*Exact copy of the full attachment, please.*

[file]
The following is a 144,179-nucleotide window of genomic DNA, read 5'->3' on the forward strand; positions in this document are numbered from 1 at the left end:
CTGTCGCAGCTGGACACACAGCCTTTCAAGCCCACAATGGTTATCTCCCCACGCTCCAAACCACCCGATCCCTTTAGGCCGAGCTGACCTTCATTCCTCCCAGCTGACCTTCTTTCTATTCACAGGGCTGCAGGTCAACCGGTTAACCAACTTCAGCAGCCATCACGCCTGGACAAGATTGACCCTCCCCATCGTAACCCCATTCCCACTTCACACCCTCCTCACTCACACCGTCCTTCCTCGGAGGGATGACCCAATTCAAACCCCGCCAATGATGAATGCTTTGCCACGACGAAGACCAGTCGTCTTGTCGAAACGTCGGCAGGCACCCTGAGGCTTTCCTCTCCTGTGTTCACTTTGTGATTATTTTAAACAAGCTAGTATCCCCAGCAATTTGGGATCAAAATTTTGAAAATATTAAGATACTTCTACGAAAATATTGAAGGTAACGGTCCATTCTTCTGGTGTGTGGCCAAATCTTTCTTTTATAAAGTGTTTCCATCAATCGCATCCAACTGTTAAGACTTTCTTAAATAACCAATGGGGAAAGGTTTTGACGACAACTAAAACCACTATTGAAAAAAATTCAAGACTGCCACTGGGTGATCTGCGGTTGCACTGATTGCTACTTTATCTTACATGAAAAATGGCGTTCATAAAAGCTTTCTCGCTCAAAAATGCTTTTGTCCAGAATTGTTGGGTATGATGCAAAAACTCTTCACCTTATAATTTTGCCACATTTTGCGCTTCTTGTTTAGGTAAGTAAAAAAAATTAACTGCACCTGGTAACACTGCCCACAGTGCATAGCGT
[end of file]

The following is a 144,179-nucleotide window of genomic DNA, read 5'->3' on the forward strand; positions in this document are numbered from 1 at the left end:
CTGTCGCAGCTGGACACACAGCCTTTCAAGCCCACAATGGTTATCTCCCCACGCTCCAAACCACCCGATCCCTTTAGGCCGAGCTGACCTTCATTCCTCCCAGCTGACCTTCTTTCTATTCACAGGGCTGCAGGTCAACCGGTTAACCAACTTCAGCAGCCATCACGCCTGGACAAGATTGACCCTCCCCATCGTAACCCCATTCCCACTTCACACCCTCCTCACTCACACCGTCCTTCCTCGGAGGGATGACCCAATTCAAACCCCGCCAATGATGAATGCTTTGCCACGACGAAGACCAGTCGTCTTGTCGAAACGTCGGCAGGCACCCTGAGGCTTTCCTCTCCTGTGTTCACTTTGTGATTATTTTAAACAAGCTAGTATCCCCAGCAATTTGGGATCAAAATTTTGAAAATATTAAGATACTTCTACGAAAATATTGAAGGTAACGGTCCATTCTTCTGGTGTGTGGCCAAATCTTTCTTTTATAAAGTGTTTCCATCAATCGCATCCAACTGTTAAGACTTTCTTAAATAACCAATGGGGAAAGGTTTTGACGACAACTAAAACCACTATTGAAAAAAATTCAAGACTGCCACTGGGTGATCTGCGGTTGCACTGATTGCTACTTTATCTTACATGAAAAATGGCGTTCATAAAAGCTTTCTCGCTCAAAAATGCTTTTGTCCAGAATTGTTGGGTATGATGCAAAAACTCTTCACCTTATAATTTTGCCACATTTTGCGCTTCTTGTTTAGGTAAGTAAAAAAAATTAACTGCACCTGGTAACACTGCCCACAGTGCATAGCGT